Lots of young children and those of us who are kids at heart have fallen in love with the latest Disney animated film set in the Pacific Islands, called Moana. If you haven’t seen it yet; I promise, no spoilers here!
While enjoying the film, music-lovers will notice a unique drum makes a brief appearance and helps our young heroine discover an important aspect of the history of her people. To most Westerns eyes, this sideways, longer wooden drum may look a bit unusual. Were you wondering what it was? Although we don’t get a good look at it, it’s most likely inspired by the slit drums or a log drums found throughout the Pacific Islands.
The drum pictured above is very similar to the one seen in the movie. Made in Papau, New Guinea, this elaborately carved slit drum is placed on two wooden rests and played by striking the top (open) area. Unpainted and left it’s natural color, the inner carved area is rubbed with white lime, making the beautiful traditional designs stand out. You’ll notice lots of similarities between the artwork and the tattoos in the movie and the carvings seen on the drum here!
Although you can’t walk into a museum and see this drum first-hand, you can check out it’s complete information page on the Brooklyn Museum website, where it is part of an “Arts of the Pacific Islands.” You can also check out the link below that shares another similar drum from Tokelau, three islands that are north of New Zealand and East of Australia. The Wikipedia page on the music of Tokelau has some very helpful background about this drum as part of communal singing and dancing rites and rituals, used to not only bring the people of the island together but to preserve and share ancestral history, just like we see in this latest movie about a strong young woman finding her way and saving her people!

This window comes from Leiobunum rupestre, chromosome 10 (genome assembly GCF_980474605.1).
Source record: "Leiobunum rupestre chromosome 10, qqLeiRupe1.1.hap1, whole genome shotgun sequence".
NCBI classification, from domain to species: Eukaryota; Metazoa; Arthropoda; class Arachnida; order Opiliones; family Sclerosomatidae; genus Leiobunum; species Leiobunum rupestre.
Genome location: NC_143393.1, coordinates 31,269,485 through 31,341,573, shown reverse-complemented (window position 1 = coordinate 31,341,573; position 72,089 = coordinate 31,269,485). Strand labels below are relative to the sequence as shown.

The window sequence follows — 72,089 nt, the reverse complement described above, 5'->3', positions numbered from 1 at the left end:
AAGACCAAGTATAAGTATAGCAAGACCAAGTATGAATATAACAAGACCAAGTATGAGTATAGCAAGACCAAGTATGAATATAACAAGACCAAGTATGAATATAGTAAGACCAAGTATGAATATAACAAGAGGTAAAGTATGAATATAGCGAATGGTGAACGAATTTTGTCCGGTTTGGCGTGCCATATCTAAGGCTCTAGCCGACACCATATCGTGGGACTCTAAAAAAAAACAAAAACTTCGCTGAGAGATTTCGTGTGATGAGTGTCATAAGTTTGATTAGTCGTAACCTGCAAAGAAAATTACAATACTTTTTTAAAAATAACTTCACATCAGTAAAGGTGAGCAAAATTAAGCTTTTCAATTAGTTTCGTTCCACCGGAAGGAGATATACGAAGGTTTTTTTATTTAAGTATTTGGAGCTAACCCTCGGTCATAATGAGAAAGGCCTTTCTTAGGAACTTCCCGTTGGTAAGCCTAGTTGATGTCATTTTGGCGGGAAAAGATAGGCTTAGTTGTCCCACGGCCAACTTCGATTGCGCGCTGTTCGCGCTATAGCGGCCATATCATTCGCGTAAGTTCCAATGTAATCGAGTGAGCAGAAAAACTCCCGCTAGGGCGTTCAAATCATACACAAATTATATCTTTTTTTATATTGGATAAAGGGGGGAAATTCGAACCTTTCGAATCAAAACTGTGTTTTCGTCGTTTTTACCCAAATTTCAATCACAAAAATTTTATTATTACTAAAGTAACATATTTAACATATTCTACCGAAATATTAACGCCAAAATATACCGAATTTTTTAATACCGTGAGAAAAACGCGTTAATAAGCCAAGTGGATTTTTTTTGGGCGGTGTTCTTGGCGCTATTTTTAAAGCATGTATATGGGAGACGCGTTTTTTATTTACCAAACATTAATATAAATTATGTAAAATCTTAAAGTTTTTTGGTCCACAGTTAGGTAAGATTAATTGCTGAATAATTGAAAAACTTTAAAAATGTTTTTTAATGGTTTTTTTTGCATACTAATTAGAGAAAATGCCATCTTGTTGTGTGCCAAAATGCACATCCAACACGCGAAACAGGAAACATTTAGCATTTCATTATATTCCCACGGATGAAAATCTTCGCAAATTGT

Links and Resources
Complete Drum Description From The Brooklyn Museum
Brooklyn Museum’s Arts of the Pacific Islands” Exhibition
Slit Drums And Music Of Tokelau